The classic example of character development in Star Wars has, and will probably always be, Han Solo. He goes from "I'm in it for the money" to screaming out of the stars at the last minute to save Luke from the TIE fighters bearing down  on him. He doesn't tag along during the adventure, stick around for the last battle, and at the end say "Yeah, I'm with you guys now." His inner conflict is shown. We know he owes a large debt to Jabba the Hutt (and we saw his killer instinct when he shot Greedo before the bounty hunter could shoot him! Ahem...), and that he needs the money he was paid to save his own neck. But when it mattered most, he made the right choice.

Of course, don't discount well-placed dialogue. A character's words can show their personality as well as their actions. Consider Luke, who is often derided for being whiny, but who goes through a powerful transformation over the course of the movie.

When Obi-Wan asks Luke to come with him to Alderaan and become a Jedi, Luke's response is to say he can't get involved. He hates the Empire but "there's nothing I can do about it right now."

Compare this to the preparations for the attack on the Death Star. When the pilots are told that they must hit a precise 2-meter target with their torpedoes, they balk at the idea. Wedge, sitting next to Luke, claims even a computer can't hit such a small target.

Luke's response is to say "It's not impossible."

Lesson 6: Use themes and symbols to guide your story.

Themes are very important in your work. I haven't yet touched on them in the Watch & Learn series, but I wanted to bring them up for the Star Wars movies, since they play an important role here.

Themes help us give structure to a story, one that transcends story planning and character arcs. Themes are broad and adaptable. You can change almost everything in a book, and still keep the themes consistent.

Major themes can be pretty much anything you like, and add new dimension and depth to your readers' experience. For A New Hope, we see the obvious theme of Authority vs Freedom, present in the Rebellion's struggle against the Empire, as well as Mysticism and Nature vs Technology, first raised when Darth Vader insists that the Death Star's power is nothing compared to the Force.



The moment Luke turns off his computer, for example, he's already won. His personal theme comes in, the first time it appears in the Battle of Yavin, and we know he's going to succeed. This is is aristeia; a scene where the hero dominates and displays their excellence. Luke transcends technology. Because he trusts in something greater than himself, he can succeed.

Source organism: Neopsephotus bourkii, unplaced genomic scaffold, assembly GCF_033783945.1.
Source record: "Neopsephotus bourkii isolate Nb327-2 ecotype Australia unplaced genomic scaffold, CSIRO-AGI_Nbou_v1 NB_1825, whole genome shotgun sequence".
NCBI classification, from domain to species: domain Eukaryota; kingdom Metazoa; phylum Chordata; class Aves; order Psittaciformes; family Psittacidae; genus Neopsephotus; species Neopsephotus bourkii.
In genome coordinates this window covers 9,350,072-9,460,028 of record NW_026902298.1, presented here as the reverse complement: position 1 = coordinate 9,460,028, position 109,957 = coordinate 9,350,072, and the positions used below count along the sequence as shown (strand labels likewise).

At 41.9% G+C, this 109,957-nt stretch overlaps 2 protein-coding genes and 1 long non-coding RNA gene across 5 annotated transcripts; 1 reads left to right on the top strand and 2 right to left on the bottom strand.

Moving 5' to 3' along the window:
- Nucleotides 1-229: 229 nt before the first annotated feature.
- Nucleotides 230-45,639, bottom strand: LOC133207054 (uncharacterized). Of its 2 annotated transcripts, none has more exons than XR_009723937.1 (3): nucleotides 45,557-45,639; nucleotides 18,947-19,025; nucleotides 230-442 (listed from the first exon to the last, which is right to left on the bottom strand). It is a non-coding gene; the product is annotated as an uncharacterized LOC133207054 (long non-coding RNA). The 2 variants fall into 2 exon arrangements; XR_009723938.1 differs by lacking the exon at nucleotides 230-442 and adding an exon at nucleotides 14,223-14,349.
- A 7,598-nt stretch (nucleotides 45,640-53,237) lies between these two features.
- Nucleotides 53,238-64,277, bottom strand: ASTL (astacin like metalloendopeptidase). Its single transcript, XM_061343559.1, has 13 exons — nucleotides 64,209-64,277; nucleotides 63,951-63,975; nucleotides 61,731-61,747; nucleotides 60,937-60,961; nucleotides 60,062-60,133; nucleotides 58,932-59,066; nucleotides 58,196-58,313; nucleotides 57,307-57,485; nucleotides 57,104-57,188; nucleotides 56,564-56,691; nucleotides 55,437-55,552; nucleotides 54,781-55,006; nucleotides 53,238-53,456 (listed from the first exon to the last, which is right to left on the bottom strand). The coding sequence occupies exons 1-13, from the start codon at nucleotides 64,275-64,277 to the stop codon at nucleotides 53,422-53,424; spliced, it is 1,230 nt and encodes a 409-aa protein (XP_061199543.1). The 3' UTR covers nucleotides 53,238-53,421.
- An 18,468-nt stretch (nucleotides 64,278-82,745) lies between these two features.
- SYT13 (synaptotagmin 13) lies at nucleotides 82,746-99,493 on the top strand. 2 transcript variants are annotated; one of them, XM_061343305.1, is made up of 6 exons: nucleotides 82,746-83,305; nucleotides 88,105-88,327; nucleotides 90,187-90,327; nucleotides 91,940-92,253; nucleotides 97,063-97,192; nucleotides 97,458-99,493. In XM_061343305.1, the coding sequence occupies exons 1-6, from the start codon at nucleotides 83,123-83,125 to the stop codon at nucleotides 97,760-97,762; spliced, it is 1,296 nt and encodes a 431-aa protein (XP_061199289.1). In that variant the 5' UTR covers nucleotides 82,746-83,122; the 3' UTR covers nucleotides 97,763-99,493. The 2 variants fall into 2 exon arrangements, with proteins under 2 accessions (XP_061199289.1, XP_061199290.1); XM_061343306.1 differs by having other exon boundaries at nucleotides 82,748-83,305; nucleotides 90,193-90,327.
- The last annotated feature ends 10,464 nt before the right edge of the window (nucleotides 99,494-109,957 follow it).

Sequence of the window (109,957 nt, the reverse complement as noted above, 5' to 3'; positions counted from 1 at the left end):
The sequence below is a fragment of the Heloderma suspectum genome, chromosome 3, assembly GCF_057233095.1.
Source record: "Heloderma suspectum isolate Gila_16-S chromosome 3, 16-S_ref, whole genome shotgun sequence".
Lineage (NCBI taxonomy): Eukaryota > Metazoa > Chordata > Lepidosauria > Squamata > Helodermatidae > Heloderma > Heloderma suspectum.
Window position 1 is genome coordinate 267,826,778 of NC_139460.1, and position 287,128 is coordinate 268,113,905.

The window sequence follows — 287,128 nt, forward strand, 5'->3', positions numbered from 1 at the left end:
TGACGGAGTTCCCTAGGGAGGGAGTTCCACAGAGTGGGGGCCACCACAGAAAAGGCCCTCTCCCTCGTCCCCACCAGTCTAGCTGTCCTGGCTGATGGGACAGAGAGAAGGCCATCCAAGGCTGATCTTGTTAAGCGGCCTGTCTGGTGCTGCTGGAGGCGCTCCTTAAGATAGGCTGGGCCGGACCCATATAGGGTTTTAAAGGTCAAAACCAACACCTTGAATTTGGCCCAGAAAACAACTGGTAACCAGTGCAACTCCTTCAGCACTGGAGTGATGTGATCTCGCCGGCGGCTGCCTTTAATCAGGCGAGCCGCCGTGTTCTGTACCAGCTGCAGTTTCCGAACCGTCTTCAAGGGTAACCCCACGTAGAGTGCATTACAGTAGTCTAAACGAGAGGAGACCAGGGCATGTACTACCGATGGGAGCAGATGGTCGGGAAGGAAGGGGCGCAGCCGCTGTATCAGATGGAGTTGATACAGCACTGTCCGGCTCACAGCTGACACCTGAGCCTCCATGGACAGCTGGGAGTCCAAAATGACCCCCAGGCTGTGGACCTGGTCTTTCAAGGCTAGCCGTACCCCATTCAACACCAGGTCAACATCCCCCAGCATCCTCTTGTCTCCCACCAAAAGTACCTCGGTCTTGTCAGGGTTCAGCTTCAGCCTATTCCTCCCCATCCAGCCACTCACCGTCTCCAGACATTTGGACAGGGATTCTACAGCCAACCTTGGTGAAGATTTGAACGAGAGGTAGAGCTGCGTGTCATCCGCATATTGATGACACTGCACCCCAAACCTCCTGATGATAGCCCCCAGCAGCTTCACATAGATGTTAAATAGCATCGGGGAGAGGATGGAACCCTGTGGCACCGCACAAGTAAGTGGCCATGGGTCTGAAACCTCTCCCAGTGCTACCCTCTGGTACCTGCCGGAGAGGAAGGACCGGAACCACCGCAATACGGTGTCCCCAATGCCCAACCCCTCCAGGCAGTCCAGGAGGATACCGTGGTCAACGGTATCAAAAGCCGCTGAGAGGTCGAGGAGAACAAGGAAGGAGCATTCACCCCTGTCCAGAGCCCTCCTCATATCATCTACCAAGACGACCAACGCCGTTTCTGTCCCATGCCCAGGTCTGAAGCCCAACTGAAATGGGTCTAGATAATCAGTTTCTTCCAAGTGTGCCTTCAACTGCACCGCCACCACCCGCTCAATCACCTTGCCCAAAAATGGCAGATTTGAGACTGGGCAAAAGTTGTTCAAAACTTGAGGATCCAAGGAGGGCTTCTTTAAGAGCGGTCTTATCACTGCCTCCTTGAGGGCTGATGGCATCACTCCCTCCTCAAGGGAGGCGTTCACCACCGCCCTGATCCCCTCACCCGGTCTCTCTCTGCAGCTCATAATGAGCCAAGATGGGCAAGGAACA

Other themes and symbols include the use of colour, and specific objects. Luke and Leia wear white, typically associated with good. Han wears a white shirt under a black waistcoat, symbolising his good nature covered by his ruthless exterior. Darth Vader, of course, dominates the screen in his black armour. But note the shape of his mask. It resembles a skull, hinting at his true nature; that he would be dead if not for the machinery that has replaced so much of his body. This ties into the mythological roots of Star Wars, and ties well to the Stormtroopers, whose white armour and eerily face-like masks recall ghosts or skeletons; an army of soldiers who were once human, but are now twisted into evil.

And of course, the lightsaber remains one of the most iconic symbols of the franchise. Just as the Jedi are drawn from knight errants, wizards, and wandering monks, the lightsaber is the archetypal magic sword, a gift passed down to the hero, to provide him with the power and agency to oppose the dark forces.

We've looked at quite a broad spread of topics here. There's still a lot you could unpick, taking different scenes and analyzing them more closely. I encourage you to do the same. It's easy to dismiss blockbuster movies like this as commercial cash-grabs, but it is always the story that's at the heart of any franchise's success. There's a lot to learn here, and more to come as we get closer to the release of The Force Awakens.

I'll see you next time. For now, class dismissed, and may the Force be with you.